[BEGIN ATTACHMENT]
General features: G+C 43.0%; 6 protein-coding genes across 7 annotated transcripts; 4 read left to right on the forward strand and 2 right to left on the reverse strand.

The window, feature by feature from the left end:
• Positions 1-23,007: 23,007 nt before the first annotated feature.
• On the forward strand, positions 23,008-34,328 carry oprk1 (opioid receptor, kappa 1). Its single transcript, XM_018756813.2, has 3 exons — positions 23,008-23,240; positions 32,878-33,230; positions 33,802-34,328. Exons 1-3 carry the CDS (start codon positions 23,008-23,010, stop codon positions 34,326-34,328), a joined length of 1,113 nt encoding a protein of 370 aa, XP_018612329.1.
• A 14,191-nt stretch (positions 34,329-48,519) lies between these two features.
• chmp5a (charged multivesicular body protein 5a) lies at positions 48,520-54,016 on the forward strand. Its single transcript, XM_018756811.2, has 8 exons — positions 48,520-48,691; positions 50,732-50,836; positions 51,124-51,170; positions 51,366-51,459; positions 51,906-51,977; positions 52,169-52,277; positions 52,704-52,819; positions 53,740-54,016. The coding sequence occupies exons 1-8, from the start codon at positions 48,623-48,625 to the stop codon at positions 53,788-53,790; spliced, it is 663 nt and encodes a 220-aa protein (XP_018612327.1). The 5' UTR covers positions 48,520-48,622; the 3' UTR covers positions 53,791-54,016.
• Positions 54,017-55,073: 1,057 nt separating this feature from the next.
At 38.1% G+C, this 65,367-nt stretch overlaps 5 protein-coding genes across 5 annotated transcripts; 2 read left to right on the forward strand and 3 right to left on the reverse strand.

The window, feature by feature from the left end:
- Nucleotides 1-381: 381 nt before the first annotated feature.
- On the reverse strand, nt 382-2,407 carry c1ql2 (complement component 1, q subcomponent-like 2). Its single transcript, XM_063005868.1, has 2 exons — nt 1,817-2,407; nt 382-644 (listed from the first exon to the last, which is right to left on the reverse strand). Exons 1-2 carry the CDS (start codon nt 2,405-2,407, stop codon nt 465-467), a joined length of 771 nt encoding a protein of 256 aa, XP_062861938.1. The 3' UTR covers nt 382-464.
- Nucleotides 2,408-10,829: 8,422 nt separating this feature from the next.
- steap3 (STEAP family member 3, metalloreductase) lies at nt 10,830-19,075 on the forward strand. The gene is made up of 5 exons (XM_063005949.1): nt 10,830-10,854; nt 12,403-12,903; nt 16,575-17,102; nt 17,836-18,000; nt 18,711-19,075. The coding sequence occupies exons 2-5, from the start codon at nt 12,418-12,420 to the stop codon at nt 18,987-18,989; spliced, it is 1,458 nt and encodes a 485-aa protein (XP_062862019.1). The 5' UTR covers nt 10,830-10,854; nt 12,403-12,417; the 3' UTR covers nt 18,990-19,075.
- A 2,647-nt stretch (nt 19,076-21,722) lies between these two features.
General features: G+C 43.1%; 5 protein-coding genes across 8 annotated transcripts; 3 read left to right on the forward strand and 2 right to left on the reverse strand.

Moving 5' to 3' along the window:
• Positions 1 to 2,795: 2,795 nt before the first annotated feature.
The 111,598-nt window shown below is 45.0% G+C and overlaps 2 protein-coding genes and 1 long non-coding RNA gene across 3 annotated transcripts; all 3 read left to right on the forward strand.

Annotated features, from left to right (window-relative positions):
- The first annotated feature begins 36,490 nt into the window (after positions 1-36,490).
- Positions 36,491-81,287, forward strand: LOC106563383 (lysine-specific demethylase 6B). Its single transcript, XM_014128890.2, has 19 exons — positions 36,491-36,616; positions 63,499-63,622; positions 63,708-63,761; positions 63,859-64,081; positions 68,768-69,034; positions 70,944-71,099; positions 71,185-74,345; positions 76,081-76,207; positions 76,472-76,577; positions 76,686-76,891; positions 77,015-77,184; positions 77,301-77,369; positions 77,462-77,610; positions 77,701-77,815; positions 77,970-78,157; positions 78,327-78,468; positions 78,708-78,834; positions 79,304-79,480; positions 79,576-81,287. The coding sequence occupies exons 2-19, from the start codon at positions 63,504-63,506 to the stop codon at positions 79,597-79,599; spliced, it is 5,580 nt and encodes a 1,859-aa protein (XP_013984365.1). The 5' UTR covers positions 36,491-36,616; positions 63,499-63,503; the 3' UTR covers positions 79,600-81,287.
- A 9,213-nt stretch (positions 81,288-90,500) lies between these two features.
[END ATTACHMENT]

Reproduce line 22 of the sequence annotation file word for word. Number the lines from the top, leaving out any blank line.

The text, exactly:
- A 9,213-nt stretch (positions 81,288-90,500) lies between these two features.